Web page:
Malema began his press conference at the IEC results centre on Saturday by congratulating the ANC and Democratic Alliance (DA) and all other parties who participated in the elections. But he made it clear that he was not going Parliament to play nicely. “We are a qualitative opposition. We are going to put substantive issues on the table. They will no longer be sleeping in Parliament,” Malema said.
He indicated that the EFF was going to Parliament to work and therefore would defy the dress code and wear overalls. “People are hiding their stupidity behind ties… We want a Parliament that reflects our South African society,” Malema said.
While EFF members in different parts of the country were complaining about vote rigging and wanted to challenge the results, Malema calmed the storm, saying while his party lodged certain complaints they accepted the election outcome. He also tried to quell the post-election violence in Alexandra township. “People of Alex, accept defeat, put it behind us. Accept it in dignified way,” Malema said.
“We don’t want this country to be in civil war. We love this country of Nelson Mandela. Never do anything to compromise unity and peace.”
Malema, however, seems to believe his powers of diplomacy and negotiations have global reach. “We dedicate victory to our beautiful girls in Nigeria. We’re coming to fetch you; Africa won’t rest till they are released.” He said the EFF was seeking “contacts” with Boko Haram to “engage” them over the release of the kidnapped schoolgirls.
Malema shrugged off an incident at the IEC centre earlier last week when EFF leaders were snubbed by Zuma when the president went around greeting various political parties. He said he did not know why Zuma had not greeted the EFF representatives, and it was perhaps because he was too busy. “There is no excitement about greeting Zuma,” Malema said, “We don’t feel anything.”
But the stage is set for vigorous parliamentary sessions, with Malema baying for the first battle over Public Protector’s report on Nkandla through a reconstituted ad hoc committee. While Zuma might believe “nothing wrong” happened, Malema will be out to introduce Parliament to EFF-style combat.
The lead player on Nkandla in Parliament, Lindiwe Mazibuko, has nonetheless bowed out in a shock move that seemingly took the DA by surprise. With the official line being that Mazibuko is taking sabbatical to study at Harvard University for a year, the DA’s internal battles over succession and race dynamics in the leadership appear to have contributed to Mazibuko’s decision to take time out.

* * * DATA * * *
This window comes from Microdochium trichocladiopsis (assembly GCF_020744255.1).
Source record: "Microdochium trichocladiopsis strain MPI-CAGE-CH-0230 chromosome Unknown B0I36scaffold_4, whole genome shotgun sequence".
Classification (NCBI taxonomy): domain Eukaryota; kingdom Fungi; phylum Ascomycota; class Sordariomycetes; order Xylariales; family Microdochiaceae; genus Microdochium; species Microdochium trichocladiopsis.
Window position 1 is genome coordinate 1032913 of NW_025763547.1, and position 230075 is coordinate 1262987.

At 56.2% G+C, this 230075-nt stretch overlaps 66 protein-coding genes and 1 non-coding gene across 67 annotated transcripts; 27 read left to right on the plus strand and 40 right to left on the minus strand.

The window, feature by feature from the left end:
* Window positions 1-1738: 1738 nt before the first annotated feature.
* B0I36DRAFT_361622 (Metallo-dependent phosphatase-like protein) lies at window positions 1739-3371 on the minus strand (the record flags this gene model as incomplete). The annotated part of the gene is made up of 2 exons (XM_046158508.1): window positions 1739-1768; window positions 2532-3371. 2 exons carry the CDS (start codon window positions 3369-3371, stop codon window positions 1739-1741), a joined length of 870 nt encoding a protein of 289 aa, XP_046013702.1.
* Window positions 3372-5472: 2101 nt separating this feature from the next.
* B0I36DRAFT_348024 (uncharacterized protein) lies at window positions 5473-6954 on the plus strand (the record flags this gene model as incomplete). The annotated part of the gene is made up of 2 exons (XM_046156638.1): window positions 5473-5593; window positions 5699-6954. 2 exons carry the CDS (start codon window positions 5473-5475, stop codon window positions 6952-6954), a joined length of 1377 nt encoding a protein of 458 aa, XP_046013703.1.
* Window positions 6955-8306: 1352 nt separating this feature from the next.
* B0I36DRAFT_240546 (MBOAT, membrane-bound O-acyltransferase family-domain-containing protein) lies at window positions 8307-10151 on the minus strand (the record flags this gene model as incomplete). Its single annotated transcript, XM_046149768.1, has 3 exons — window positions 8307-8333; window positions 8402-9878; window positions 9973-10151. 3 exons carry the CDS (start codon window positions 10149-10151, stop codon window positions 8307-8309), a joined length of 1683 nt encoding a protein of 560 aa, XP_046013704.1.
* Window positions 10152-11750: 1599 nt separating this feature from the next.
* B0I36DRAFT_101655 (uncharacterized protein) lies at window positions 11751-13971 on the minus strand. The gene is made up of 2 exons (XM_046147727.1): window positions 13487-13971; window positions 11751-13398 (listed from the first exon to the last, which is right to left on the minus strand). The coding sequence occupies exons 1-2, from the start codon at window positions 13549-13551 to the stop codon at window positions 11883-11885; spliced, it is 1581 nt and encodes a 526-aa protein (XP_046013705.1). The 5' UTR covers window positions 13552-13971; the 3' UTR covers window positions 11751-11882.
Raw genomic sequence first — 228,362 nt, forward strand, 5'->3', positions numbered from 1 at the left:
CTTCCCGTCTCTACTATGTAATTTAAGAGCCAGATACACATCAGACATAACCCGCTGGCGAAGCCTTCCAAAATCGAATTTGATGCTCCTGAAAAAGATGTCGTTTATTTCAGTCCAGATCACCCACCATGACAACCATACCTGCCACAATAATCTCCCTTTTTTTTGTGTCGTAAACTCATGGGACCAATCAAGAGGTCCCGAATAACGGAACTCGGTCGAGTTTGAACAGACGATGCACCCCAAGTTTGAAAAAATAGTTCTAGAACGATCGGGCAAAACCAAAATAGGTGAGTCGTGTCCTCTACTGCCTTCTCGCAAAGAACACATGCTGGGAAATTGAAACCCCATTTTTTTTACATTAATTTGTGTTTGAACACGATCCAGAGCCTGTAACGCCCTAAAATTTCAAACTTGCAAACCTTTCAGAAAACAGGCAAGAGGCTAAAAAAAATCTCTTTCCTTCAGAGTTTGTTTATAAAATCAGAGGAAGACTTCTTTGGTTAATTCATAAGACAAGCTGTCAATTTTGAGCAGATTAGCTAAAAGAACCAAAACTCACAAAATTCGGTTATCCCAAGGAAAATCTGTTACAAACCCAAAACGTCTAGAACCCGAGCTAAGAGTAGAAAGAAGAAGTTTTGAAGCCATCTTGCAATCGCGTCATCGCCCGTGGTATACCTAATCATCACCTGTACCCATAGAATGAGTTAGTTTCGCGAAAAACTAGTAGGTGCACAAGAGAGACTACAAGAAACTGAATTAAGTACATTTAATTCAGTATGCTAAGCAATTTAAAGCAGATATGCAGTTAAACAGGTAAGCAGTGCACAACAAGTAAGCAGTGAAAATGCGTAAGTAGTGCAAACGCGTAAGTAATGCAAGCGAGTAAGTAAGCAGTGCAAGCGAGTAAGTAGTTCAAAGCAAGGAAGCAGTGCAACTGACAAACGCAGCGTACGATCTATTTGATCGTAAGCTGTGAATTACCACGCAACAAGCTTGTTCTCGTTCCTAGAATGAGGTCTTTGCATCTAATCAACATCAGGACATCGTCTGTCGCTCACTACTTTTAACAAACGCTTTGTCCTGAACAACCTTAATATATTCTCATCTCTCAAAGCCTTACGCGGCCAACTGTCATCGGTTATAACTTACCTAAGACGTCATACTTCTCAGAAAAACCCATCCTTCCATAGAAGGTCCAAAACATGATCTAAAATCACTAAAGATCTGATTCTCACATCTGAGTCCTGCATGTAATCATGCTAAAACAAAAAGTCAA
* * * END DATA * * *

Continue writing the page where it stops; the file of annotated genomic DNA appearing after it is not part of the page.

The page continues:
While the DA has been celebrating its rise in support from 16.6% in 2009 to 22.2% now, they performed below their own expectations, particularly in the ambitious campaign to take control of Gauteng. The DA is still battling to attract black voters, although they believe 760,000 black South Africans voting for them is a major achievement. “We grew our support amongst black South Africans from a miserable 0.8% in 2009 to approximately 6% in 2014,” DA leader Helen Zille told the media.
Mazibuko’s departure at the start of a crucial term exposes the DA’s drive to project itself as a party with an array of black rising stars. Mazibuko also distinguished herself as the DA’s parliamentary leader, keeping the ANC and the executive on their toes. She effectively used the institution of Parliament to try to ensure accountability and kept pressure on the Presidency throughout her term.
The already over-packaged national spokesman and failed candidate for the Gauteng premiership Mmusi Maimane will now try to fill the void. Maimane, however, has no experience in parliamentary politics, while the people he will be up against are now old masters at the game. But the DA caucus is now bigger, and the presence of the 25 “fighters” to their left will also require that they step up their game or be outshone by the rookie EFF MPs.
It has been an exhausting election campaign and there is no doubt that political parties worked hard for the votes that got them seats in Parliament. Political leaders felt the pulse of the nation and have all pledged not to betray their mandates. But we have been here before and the last term began with the president pledging to “put the country first above sectional and party political interests”.
That certainly did not last long.
The next five years for the ANC is about holding on to power and making sure they do not lose ground in places where it matters. Zuma will be coasting towards his retirement and seeking to repair his legacy. But too much has happened for South Africa to hit the reset button and clear the sins of the past five years. It is bound to continue to haunt them.
Judging by the Zuma’s bluster on Saturday night, the EFF’s proclamations of combat-readiness already evident, the DA’s steep ambitions and the prospect of a workers’ party looming beyond the horizon, it is going to be a turbulent five years ahead. DM
Photo: ANC’s celebrated the 2014 election victory on Saturday, 10 May 2014. (Greg Nicolson)
"There is no escape — we pay for the violence of our ancestors." ~ Frank Herbert